4 Southwest Travel Gems

Owning an recreational vehicle is the greatest way to explore all of the natural beauty, unique architecture, and diverse culture that exists throughout this magnificent world of ours. It’s a freedom unlike anything other, providing you and your family with countless opportunities for learning and growth.

Still, after several years of traveling, it can be difficult to branch out and identify new roads you’ve yet to discover. That’s why Vogel Talks RVing is posting a series of blog articles—each one focusing on a different region or state.

In today’s post we’ll focus on four favorite “lesser-known” travel locations in the Southwest including recommended RV parks. All selected parks have been personally visited.

Mesilla, New Mexico © Rex Vogel, all rights reserved

Mesilla, New Mexico © Rex Vogel, all rights reserved

Mesilla, New Mexico

No visit to Las Cruces is complete without a stroll through Old Mesilla. This little town, just two miles southwest of Las Cruces, is steeped in history. Mesilla (“Little Tableland”) is the best-known and most visited historical community in Southern New Mexico.

Mesilla is a small town by today’s standards but 150 years ago it was the largest city between San Antonio and San Diego. Mesilla hasn’t changed much over the years, allowing visitors to see what an 1800s border town looked like.

Stroll the streets Billy-the-Kid and Pancho Villa once walked, check out the shops and find unique Southwestern gifts. Step inside one of the most historical cantinas in the area, El Patio.

Where to Stay: Sunny Acres RV Park or Hacienda RV Resort, Las Cruces

Oatman, Arizona

Oatman, Arizona © Rex Vogel, all rights reserved

Oatman, Arizona © Rex Vogel, all rights reserved

Once a gold-mining boomtown, Oatman hunkers in a craggy gulch of the Black Mountains, 28 miles southwest of Kingman along Historic Route 66. Though Oatman is only a shadow of its former self, it is well worth a visit to this living ghost town that provides, not only a handful of historic buildings and photo opportunities, but costumed gunfighters and 1890s style ladies strolling the wooden sidewalks, as well as the sights of burros walking the streets.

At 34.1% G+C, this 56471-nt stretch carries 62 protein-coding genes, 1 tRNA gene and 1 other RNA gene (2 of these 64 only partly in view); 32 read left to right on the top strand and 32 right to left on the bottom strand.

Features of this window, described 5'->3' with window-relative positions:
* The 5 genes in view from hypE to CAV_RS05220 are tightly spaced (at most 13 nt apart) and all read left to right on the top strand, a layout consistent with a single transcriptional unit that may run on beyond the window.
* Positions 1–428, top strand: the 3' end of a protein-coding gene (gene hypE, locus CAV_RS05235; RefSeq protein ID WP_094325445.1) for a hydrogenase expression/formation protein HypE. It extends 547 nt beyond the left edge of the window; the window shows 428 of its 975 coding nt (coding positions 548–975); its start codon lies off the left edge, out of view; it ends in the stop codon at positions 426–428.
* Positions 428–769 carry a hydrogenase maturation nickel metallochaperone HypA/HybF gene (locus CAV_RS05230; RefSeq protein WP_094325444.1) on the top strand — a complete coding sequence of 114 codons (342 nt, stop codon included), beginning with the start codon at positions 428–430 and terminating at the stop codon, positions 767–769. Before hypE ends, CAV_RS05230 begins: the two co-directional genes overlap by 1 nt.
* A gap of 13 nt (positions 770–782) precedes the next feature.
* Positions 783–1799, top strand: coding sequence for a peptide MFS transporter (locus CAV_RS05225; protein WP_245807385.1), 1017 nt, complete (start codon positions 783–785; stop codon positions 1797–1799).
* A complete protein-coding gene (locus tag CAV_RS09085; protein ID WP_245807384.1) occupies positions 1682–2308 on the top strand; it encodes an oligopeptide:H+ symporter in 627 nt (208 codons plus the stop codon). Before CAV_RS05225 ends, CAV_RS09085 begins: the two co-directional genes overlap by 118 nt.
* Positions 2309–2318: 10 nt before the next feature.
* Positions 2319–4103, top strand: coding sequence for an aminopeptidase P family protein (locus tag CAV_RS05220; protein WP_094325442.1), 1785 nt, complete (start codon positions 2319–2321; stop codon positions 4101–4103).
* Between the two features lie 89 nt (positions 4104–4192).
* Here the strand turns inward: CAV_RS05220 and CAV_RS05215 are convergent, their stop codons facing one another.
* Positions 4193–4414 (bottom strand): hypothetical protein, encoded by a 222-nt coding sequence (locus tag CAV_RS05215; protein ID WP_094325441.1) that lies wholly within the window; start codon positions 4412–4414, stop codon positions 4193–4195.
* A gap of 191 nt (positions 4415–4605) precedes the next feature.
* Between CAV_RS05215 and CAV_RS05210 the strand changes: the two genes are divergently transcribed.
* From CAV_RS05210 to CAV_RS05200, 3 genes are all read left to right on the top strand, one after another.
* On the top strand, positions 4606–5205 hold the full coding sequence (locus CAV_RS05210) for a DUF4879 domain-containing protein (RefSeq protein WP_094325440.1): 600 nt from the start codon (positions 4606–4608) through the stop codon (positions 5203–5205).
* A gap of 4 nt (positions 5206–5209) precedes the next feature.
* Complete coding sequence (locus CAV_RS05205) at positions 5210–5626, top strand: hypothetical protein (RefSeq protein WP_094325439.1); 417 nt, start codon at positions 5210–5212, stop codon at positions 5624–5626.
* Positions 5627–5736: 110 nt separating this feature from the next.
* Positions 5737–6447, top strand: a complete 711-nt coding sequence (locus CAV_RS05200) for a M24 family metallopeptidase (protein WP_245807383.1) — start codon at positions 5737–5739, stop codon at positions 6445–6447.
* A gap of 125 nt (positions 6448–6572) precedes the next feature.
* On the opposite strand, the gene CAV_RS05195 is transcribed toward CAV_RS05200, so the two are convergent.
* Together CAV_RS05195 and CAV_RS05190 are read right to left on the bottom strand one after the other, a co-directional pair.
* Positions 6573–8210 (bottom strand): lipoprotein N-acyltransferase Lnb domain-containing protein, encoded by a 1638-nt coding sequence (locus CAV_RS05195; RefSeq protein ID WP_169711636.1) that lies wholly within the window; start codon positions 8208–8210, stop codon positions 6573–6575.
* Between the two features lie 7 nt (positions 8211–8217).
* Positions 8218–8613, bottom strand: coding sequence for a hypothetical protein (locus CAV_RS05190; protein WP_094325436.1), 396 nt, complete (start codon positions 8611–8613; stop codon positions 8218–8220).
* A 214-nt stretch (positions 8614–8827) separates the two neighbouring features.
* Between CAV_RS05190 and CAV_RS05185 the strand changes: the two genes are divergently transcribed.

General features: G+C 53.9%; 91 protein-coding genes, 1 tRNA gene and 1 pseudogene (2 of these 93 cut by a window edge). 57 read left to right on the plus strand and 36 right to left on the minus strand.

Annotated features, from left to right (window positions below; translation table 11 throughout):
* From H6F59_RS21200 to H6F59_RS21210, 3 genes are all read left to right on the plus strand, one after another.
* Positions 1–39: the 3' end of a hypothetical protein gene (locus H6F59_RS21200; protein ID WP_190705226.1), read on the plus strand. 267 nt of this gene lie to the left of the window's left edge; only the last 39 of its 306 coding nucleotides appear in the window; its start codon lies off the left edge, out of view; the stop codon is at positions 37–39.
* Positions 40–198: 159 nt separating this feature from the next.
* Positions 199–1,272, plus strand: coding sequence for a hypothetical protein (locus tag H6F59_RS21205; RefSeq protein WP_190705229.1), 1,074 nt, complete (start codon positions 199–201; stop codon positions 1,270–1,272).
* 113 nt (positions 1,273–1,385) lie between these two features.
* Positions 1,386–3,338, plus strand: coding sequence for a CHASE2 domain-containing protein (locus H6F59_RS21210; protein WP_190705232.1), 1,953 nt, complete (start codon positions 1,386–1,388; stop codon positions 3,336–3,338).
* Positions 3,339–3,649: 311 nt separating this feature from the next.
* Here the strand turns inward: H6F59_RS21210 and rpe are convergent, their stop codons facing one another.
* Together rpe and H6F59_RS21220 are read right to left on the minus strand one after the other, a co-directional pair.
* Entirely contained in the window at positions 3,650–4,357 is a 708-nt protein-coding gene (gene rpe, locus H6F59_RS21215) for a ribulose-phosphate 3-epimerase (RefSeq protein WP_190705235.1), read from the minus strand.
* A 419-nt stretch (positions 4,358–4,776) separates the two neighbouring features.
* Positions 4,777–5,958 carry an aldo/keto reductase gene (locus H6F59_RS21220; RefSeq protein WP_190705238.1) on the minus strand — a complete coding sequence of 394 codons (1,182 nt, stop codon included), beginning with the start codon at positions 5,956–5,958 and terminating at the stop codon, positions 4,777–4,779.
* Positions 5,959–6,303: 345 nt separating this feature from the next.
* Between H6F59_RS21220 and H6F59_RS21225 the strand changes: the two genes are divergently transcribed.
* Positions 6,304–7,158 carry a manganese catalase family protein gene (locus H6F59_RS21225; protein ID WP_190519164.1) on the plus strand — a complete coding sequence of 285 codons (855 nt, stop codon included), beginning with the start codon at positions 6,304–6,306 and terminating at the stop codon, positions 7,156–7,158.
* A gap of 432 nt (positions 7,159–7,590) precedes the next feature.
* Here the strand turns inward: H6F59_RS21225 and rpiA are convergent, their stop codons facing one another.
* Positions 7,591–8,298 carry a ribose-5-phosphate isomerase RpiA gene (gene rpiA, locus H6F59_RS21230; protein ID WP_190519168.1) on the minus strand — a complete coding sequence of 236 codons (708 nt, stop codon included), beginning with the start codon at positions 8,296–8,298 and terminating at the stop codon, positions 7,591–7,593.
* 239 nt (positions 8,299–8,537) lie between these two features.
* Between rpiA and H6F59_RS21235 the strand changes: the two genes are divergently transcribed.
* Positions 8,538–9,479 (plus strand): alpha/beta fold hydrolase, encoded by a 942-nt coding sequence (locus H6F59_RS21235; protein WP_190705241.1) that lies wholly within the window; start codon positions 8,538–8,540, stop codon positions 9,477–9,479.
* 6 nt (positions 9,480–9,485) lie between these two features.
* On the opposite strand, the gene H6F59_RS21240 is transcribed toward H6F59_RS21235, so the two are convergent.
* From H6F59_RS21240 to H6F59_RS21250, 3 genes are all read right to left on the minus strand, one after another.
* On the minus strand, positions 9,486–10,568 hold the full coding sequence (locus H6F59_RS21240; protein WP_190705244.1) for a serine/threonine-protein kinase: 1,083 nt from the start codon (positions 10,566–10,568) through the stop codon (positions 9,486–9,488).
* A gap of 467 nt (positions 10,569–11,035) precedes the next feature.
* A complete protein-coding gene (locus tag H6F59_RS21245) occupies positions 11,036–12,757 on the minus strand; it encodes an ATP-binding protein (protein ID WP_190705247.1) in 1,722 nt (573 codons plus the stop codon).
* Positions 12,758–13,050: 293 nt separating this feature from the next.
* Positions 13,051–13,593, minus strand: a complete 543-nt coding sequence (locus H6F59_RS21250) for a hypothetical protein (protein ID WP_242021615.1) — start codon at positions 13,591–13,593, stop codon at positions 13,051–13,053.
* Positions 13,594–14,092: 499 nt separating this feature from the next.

Burros from the surrounding hills wander into Oatman daily and mosey around town blocking traffic, greeting visitors, and chomping carrots sold by the shop owners.

Where to Stay: Blake Ranch RV, Kingman

Located 16 miles east of Kingman along I-40 (Exit 66), Blake Ranch offers “the best darn place to park your rig” with plenty of long pull-through full-service sites.

Petrified Forest National Park, Arizona

Petrified Forest National Park, Arizona © Rex Vogel, all rights reserved

Petrified Forest National Park, Arizona © Rex Vogel, all rights reserved

The colorful rock layers of northeastern Arizona’s Petrified Forest National Park form a visual display of eroded badlands, dating to the Triassic. Petrified Forest is known for its treasure trove of fossilized logs, exposed after eons of erosion by wind and water.

The park is composed of two sections: the north section is a colorful badlands called the Painted Desert, and the southern section contains most of the petrified wood. The park consists of a 28-mile road that offers numerous overlooks and winds through the mesas and wilderness.

Where to Stay: OK RV Park, Holbrook

Located 26 miles west of the park along I-40, OK RV Park has easy-in, easy-out large gravel pull-through sites suitable for big rigs. Each site has full hookups with 30/50-amp electric service, cable TV, and Wi-Fi. The park also features a laundry room, clubhouse, and clean, modern restrooms.

Madera Canyon, Arizona

Madera Canyon, Arizona © Rex Vogel, all rights reserved

Madera Canyon, Arizona © Rex Vogel, all rights reserved

In the northwest face of the Santa Rita Mountains, one of southeast Arizona’s forested Sky Islands, the cool refuge of Madera Canyon is just 25 miles south of Tucson. Madera Canyon, with active springs and a seasonal creek, is a lush oasis supporting an amazing diversity of life zones. Hiking trails vary from paved, handicap-accessible nature trails, and gentle walking paths in the lower canyon, to steep, expert trails leading to the top of 9,453-foot Mt. Wrightson.

The challenging and popular Old Baldy Trail, a 10-mile trek (round trip) leads to the summit and climbs more than 4,000 vertical feet topping out on a most spectacular summits.

Where to Stay: Tucson Lazydays KOA or Mission View RV Resort, Tucson

Worth Pondering…

America is laced with nooks and crannies, good places that go undiscovered by many mainstream travelers.

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